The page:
Adam Jones is as essential to our 2008 squad as Jarrod Washburn. Brandon Morrow is as essential to our 2008 squad as Sean Green. Tell Baltimore they can Morrow (and Wlad and Chen and Saunders and Butler and Feierabend and Tui), but they cannot have Jones under any circumstance.
So, as I am sure is common knowledge at this point, the Mariners are signing Carlos Silva to a 4yr, 48m deal, and the Phillies signed Geoff Jenkins to a 2yr, 13m deal.
Let’s start with Silva. Silva projects by Bill James, Zips and some DIPS formula I have on my computer to be a guy with an ERA in the upper 4’s. He really is just not that good. His K:BB last year was 3.91:1.6, a lot of balls in play. The M’s defense was second worst in the AL last year (as measured by DER) and hasn’t really upgraded a ton. There is Adam Jones in left but older and presumably worse versions of Ibanez and Sexson to take away some of that improvement. The point of bringing up defense is that as USSM pointed out, he really isn’t a good fit for the Mariners. The park isn’t going to help him, the division isn’t going to help him, and the Seattle defense isn’t going to help him. If you’re going to sign below average pitchers, at least have some reason to believe (as with Washburn) that they might become average.
As I said, projections have Silva at an upper 4 ERA. A guy named Chone who writes a blog for the Angels has released some Minor League Equivalencies. Chone has a projection system that is up there with the rest and is a decently respected guy, so these equivalencies are probably pretty close to what any other MLE report will give you. These are the guys the Mariners have in their system that project to have an ERA under 5 based on last years Minor League stats:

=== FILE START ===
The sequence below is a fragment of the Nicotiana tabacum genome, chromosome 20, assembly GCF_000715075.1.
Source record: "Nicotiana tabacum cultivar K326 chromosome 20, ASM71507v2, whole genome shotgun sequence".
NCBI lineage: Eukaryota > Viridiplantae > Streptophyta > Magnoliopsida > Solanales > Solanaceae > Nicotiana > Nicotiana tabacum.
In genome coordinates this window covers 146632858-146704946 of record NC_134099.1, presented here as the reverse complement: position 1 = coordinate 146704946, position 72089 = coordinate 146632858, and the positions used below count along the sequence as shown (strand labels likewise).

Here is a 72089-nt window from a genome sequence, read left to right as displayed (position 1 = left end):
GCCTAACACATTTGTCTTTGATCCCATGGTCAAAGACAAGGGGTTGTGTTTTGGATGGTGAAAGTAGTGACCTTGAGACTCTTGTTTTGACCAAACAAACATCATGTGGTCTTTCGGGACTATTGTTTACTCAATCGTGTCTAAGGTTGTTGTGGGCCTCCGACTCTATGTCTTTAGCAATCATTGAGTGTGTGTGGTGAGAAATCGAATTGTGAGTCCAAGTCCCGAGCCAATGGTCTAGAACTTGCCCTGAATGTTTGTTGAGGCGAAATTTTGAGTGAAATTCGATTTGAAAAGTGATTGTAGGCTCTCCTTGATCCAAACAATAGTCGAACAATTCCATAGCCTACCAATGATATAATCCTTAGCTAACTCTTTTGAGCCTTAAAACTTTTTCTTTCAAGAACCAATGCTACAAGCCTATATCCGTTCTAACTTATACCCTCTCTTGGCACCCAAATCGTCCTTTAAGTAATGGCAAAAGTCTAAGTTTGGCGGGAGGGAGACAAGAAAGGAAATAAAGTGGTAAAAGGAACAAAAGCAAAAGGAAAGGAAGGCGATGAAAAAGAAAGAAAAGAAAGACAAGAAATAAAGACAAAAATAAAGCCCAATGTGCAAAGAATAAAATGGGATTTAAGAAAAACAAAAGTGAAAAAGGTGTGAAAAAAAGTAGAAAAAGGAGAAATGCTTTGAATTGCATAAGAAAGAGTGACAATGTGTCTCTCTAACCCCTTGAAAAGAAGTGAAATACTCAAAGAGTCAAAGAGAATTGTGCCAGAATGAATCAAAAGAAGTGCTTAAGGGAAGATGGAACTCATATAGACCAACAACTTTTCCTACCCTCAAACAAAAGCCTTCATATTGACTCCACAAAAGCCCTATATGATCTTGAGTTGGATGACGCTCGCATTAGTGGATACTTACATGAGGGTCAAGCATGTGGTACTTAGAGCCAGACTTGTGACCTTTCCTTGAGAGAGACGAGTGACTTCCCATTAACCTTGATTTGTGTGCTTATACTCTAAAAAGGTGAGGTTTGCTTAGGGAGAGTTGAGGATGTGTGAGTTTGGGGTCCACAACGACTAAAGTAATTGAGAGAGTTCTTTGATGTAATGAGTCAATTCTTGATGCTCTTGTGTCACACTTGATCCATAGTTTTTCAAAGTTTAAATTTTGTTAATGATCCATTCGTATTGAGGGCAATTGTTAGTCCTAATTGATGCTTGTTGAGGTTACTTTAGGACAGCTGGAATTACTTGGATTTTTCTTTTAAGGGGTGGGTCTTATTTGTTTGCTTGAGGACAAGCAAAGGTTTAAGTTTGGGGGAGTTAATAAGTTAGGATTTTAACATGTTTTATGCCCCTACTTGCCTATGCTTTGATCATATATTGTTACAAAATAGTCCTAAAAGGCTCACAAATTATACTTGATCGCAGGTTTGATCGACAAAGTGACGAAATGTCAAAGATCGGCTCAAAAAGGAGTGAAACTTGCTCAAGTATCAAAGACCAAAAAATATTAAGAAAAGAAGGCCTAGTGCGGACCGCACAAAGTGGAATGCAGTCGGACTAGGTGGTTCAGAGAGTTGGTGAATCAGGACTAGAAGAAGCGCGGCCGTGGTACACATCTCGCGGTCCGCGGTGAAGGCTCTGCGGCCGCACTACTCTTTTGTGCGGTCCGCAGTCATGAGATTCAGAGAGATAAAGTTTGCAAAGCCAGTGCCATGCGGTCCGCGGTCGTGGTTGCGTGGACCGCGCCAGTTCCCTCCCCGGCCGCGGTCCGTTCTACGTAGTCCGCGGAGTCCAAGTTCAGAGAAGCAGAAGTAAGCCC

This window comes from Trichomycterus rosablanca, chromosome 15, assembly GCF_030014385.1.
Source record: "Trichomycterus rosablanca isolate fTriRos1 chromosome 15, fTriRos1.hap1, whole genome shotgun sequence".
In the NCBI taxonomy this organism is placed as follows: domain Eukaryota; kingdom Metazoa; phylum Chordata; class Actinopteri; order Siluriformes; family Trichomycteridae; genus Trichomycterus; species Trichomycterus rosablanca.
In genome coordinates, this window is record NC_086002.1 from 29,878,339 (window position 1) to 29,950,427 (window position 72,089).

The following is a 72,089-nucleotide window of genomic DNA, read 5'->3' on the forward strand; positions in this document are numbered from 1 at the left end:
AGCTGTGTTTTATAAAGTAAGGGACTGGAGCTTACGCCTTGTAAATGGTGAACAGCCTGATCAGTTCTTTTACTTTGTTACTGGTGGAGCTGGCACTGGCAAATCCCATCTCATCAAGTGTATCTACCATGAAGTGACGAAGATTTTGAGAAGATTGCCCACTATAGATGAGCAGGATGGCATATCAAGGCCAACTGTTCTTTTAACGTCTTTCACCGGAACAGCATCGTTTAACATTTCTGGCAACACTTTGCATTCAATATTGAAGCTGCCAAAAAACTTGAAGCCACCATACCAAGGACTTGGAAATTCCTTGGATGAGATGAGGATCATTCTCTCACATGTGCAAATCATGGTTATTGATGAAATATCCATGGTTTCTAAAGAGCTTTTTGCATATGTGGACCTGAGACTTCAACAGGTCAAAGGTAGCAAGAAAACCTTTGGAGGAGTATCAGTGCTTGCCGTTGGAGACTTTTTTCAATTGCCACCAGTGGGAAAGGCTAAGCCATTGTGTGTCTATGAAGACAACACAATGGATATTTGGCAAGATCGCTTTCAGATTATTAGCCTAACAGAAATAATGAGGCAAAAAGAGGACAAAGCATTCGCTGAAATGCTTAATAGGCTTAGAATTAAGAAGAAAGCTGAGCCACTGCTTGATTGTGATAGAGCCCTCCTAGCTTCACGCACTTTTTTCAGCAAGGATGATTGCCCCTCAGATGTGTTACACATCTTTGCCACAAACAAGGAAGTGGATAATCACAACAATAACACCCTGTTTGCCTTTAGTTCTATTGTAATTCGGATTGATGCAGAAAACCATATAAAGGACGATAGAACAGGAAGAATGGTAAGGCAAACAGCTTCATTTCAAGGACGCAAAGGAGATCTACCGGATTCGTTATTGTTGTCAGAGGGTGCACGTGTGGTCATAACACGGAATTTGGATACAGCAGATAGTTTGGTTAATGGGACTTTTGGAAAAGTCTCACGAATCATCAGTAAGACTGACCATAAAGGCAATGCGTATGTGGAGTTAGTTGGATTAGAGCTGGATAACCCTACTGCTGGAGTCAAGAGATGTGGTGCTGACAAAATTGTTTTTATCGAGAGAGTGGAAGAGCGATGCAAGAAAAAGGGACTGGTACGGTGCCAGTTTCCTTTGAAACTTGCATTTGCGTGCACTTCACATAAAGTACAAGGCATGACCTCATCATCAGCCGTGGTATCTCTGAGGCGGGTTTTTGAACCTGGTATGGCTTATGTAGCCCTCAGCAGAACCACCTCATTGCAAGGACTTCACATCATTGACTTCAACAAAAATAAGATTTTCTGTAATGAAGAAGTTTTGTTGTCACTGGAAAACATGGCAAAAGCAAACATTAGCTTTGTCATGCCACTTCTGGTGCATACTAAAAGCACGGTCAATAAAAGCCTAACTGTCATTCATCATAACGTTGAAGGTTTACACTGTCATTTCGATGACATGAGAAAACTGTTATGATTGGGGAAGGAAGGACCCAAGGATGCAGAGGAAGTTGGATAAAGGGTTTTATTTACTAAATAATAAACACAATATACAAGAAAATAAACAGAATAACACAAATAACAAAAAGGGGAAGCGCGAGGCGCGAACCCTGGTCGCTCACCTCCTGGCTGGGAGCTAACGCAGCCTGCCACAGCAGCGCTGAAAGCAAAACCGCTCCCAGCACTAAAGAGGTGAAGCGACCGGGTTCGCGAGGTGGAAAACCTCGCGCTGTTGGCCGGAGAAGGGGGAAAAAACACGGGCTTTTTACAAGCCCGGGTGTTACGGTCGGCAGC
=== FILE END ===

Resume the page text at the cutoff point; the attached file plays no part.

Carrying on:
R.A. Dickey 5.06 (I don’t even know what is up with that number being so high)
Jorge Campillo 4.01
Ryan Rowland-Smith 4.05 (as a reliever)
Justin Lehr 4.43
Robert Rohrbaugh 4.80
Ryan Feierabend 5.00
These aren’t to be taken as a declaration that Jorge Campillo is going to have a 4.01 era in the show next year. The goal is to show that between these 6 guys, one of them could have an ERA that is close to or even better than Carlos Silva. These guys are free; Silva is going to be taking in 12m a year. Why must this franchise so ardently resist youth? I don’t know the scouting reports on all these guys and I’m sure there are logical reasons to rule out one or two, but come on, give the kids a shot.
Geoff Jenkins annoys me, but I never got my hopes up to begin with. To start off with, as far as I know the M’s never said they were looking to upgrade their LF. Basically a guy on a blog said “get Geoff Jenkins and move Ibanez to first” and we all agreed it made sense. For whatever reason they were clearly dedicated to Ibanez in left so I really don’t think this was ever going to be a potential solution and we all should have known he wasn’t coming here. He would have been an upgrade. His offense is merely average, but he would have set off a great chain. Getting Ibanez out of left, getting Sexson off of first, and the slight improvement between Jenkins and Sexson/Vidro (whoever we could get rid of) would have probably netted a couple of wins.
Both of these indicate organizational philosophies that sadly are not likely to be corrected as long as the present regime is in charge of the club. Silva obviously doesn’t make sense. He is a below average pitcher who is really not helped at all by Safeco and spectacularly more expensive than any number of options (I listed in house guys, Lookout Landing has a guy, there are probably more out there that are cheap and as good as Silva). Brent astutely said a while back that free agency is paying for what you cannot develop, and the M’s are paying.